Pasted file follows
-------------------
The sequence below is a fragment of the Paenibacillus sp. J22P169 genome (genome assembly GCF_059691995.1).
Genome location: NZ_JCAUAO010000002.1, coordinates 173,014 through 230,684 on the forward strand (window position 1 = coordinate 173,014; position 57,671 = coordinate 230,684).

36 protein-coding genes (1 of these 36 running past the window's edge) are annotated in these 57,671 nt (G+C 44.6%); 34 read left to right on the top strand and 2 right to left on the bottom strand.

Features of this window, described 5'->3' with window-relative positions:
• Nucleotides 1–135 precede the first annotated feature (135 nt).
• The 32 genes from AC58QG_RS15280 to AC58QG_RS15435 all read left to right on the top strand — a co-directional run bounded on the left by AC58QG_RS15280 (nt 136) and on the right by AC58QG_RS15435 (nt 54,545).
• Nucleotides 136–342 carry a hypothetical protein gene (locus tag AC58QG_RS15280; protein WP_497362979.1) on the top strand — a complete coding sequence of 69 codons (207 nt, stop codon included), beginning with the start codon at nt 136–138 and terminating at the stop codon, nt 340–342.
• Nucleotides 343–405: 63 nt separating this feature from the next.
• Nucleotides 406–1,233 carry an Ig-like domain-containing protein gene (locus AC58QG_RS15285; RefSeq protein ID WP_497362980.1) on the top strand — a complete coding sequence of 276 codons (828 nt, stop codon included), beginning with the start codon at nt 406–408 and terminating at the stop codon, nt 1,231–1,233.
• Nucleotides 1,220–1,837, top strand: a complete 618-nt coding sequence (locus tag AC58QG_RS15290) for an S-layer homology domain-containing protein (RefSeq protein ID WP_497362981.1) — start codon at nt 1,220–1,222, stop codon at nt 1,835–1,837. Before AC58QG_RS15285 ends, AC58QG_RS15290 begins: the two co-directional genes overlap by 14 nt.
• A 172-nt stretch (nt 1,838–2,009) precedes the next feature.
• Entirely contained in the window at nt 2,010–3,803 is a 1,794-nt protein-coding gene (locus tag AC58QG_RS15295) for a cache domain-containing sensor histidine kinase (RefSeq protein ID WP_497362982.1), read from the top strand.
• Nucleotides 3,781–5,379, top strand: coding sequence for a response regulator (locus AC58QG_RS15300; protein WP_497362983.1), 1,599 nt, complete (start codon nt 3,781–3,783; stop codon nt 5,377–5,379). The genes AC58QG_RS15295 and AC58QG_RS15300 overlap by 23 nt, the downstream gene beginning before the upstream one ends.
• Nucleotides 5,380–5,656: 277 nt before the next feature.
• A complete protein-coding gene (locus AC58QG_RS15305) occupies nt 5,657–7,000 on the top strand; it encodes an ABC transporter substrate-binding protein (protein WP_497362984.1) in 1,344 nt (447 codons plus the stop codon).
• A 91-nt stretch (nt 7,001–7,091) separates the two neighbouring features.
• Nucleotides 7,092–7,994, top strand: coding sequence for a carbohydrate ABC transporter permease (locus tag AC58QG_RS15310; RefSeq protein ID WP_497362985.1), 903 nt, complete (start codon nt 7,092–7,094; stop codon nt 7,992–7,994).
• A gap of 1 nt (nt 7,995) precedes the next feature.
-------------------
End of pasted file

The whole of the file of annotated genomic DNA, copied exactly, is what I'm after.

The sequence below is a fragment of the Paenibacillus sp. J22P169 genome (genome assembly GCF_059691995.1).
Genome location: NZ_JCAUAO010000002.1, coordinates 173,014 through 230,684 on the forward strand (window position 1 = coordinate 173,014; position 57,671 = coordinate 230,684).

36 protein-coding genes (1 of these 36 running past the window's edge) are annotated in these 57,671 nt (G+C 44.6%); 34 read left to right on the top strand and 2 right to left on the bottom strand.

Features of this window, described 5'->3' with window-relative positions:
• Nucleotides 1–135 precede the first annotated feature (135 nt).
• The 32 genes from AC58QG_RS15280 to AC58QG_RS15435 all read left to right on the top strand — a co-directional run bounded on the left by AC58QG_RS15280 (nt 136) and on the right by AC58QG_RS15435 (nt 54,545).
• Nucleotides 136–342 carry a hypothetical protein gene (locus tag AC58QG_RS15280; protein WP_497362979.1) on the top strand — a complete coding sequence of 69 codons (207 nt, stop codon included), beginning with the start codon at nt 136–138 and terminating at the stop codon, nt 340–342.
• Nucleotides 343–405: 63 nt separating this feature from the next.
• Nucleotides 406–1,233 carry an Ig-like domain-containing protein gene (locus AC58QG_RS15285; RefSeq protein ID WP_497362980.1) on the top strand — a complete coding sequence of 276 codons (828 nt, stop codon included), beginning with the start codon at nt 406–408 and terminating at the stop codon, nt 1,231–1,233.
• Nucleotides 1,220–1,837, top strand: a complete 618-nt coding sequence (locus tag AC58QG_RS15290) for an S-layer homology domain-containing protein (RefSeq protein ID WP_497362981.1) — start codon at nt 1,220–1,222, stop codon at nt 1,835–1,837. Before AC58QG_RS15285 ends, AC58QG_RS15290 begins: the two co-directional genes overlap by 14 nt.
• A 172-nt stretch (nt 1,838–2,009) precedes the next feature.
• Entirely contained in the window at nt 2,010–3,803 is a 1,794-nt protein-coding gene (locus tag AC58QG_RS15295) for a cache domain-containing sensor histidine kinase (RefSeq protein ID WP_497362982.1), read from the top strand.
• Nucleotides 3,781–5,379, top strand: coding sequence for a response regulator (locus AC58QG_RS15300; protein WP_497362983.1), 1,599 nt, complete (start codon nt 3,781–3,783; stop codon nt 5,377–5,379). The genes AC58QG_RS15295 and AC58QG_RS15300 overlap by 23 nt, the downstream gene beginning before the upstream one ends.
• Nucleotides 5,380–5,656: 277 nt before the next feature.
• A complete protein-coding gene (locus AC58QG_RS15305) occupies nt 5,657–7,000 on the top strand; it encodes an ABC transporter substrate-binding protein (protein WP_497362984.1) in 1,344 nt (447 codons plus the stop codon).
• A 91-nt stretch (nt 7,001–7,091) separates the two neighbouring features.
• Nucleotides 7,092–7,994, top strand: coding sequence for a carbohydrate ABC transporter permease (locus tag AC58QG_RS15310; RefSeq protein ID WP_497362985.1), 903 nt, complete (start codon nt 7,092–7,094; stop codon nt 7,992–7,994).
• A gap of 1 nt (nt 7,995) precedes the next feature.